Floor Sanding – Scandinavian White Wood Floor.
A Little White Lye
Ok so it’s a terrible pun but cut me some slack, it’s 7am and I am already on my second train of the day heading towards “sunny” Manchester from Cambridge. In all probability unless you know something about wood flooring you won’t even get the reference so I’ll explain.
Did you ever see a picture of a pristine Scandinavian house, large open plan configuration, simple furniture; you know the type I’m talking about! Anyway the floor it all sits on is very often extremely pale, sometimes pine, sometimes oak but nearly always bleached out looking. To achieve that look fully, you must use lye (so now you think it’s a great pun… ok you still don’t, fair enough) and as the Scandinavian white wood floor look is currently very “in vogue” it’s worth knowing a little about it.
Lye is a caustic type substance used to remove the orange hue from timber, particularly flooring. Without the use of lye the strong orange tints in the timber tend to come through whatever white tint you put on the wood at a later stage, particularly on some pines that have resinous streaks in them. There are two types, softwood lye and hardwood lye depending on the wood species they are going to be used on. The lye is normally applied after sanding the floor fully (quite often the floor is left a little rougher than usual so more of the white oil or stain is left in the wood at the later stage), it is left to work and is then mopped up or extracted after whatever time is prescribed by the manufacturer. You will notice that the liquid has turned “yellowy” indicating that the product has done its job in bleaching out the strong colours. Once the product has been removed you must neutralise the wood with clean water, extract and then let the floor dry out thoroughly in order to negate the risk of contaminating later products.
Scandinavian White Wood Floor Finishes
What you do next depends on what type of finish you are looking for. A strictly Scandinavian approach is to white oil the floor followed by the application of a soap treatment. This suits dry, cold countries where a certain degree of wear and tear is not only tolerated but actually embraced, but it doesn’t really suit the UK climate or attitude. The maintenance of this finish is relatively easy in that you use the same soap to clean it, but it is also more frequent than most people want.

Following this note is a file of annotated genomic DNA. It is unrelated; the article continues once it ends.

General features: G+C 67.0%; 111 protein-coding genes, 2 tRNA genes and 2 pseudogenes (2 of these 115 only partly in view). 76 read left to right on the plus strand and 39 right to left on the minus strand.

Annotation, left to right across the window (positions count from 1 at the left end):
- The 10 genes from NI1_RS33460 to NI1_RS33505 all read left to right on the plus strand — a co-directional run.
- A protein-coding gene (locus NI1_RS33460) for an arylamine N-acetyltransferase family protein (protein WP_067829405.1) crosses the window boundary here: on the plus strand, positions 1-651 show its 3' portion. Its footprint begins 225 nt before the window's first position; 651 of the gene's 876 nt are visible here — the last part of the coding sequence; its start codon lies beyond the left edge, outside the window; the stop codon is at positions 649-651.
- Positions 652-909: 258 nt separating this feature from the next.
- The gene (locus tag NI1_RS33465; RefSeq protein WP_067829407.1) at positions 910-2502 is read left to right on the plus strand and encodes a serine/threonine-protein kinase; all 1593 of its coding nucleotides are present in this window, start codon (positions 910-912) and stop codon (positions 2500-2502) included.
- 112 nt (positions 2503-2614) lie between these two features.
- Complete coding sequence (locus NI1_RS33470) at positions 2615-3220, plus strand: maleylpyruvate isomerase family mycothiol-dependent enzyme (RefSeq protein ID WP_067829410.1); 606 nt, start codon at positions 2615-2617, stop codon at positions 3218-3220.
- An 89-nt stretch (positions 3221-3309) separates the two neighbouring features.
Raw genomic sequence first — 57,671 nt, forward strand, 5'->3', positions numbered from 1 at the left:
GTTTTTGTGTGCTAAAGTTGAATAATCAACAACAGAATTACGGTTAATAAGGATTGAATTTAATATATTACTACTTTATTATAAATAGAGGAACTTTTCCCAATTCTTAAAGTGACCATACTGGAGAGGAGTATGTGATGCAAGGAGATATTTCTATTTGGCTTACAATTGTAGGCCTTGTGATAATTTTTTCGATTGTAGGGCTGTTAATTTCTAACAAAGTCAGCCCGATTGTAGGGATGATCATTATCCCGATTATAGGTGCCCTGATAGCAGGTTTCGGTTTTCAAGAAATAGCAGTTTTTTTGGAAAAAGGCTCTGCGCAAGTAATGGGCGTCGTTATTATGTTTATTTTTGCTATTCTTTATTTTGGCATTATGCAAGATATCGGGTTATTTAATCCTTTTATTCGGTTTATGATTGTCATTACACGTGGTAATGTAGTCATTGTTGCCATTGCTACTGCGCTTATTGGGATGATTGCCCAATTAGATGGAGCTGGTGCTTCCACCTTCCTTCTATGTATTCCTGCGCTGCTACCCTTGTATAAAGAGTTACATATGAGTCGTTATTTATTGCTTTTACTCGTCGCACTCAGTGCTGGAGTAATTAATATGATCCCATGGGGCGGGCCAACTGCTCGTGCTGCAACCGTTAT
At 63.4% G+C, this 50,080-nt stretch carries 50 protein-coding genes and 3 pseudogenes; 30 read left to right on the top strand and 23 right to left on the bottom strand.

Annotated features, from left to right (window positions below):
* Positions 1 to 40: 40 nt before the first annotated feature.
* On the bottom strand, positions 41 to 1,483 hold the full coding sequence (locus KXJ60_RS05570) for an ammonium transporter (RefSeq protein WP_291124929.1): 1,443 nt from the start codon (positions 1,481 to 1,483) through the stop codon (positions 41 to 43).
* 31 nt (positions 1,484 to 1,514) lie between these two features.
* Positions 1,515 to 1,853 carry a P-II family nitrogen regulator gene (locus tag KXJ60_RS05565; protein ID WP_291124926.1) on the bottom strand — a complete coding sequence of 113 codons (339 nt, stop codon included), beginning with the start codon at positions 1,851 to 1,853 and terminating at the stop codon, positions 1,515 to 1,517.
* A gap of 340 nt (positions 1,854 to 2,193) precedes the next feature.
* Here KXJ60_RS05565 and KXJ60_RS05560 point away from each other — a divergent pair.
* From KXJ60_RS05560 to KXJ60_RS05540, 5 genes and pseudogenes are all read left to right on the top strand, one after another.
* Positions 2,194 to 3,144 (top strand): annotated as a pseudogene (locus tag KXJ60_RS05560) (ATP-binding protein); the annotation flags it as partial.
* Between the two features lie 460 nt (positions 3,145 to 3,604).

A more modern approach that achieves a similar look but is easier to keep is white tinted, catalysed oil. These catalysed products are far more durable and stain resistant than simple one component oils and yet still have key advantages over lacquers in terms of sustainability and practicality.
For those who really want a surface build lacquer type product, (count me out) it is usual to stain the floor white and then apply the finish over the top of the stain. This method does give slightly more control over the depth of white that can be achieved (not white enough then tint the lacquer slightly) but it also means that any damage to the floor is virtually impossible to disguise without a total re-sand. If going with this approach I would recommend using a two component finish with at least two coats over the white in order to give it maximum protection.
There are several methods of white staining the floor from the simplest, thinned down white emulsion to the very latest VOC free oil based primer/stains. The full list of options and combinations is way beyond the scope of this article but I am a firm believer in using systems developed by manufacturers, that way you are guaranteed a solution that works. Part of that system should be maintenance products, a white floor is tricky to keep and using the wrong products can make the challenge worse.
Of course all this is just my opinion but after all, would I lye to you?
If you want to tackle your own floor sanding project – why not contact us now. We hire the best machines and provide the best expert advice, thanks to decades of experience in the professional floor sanding industry.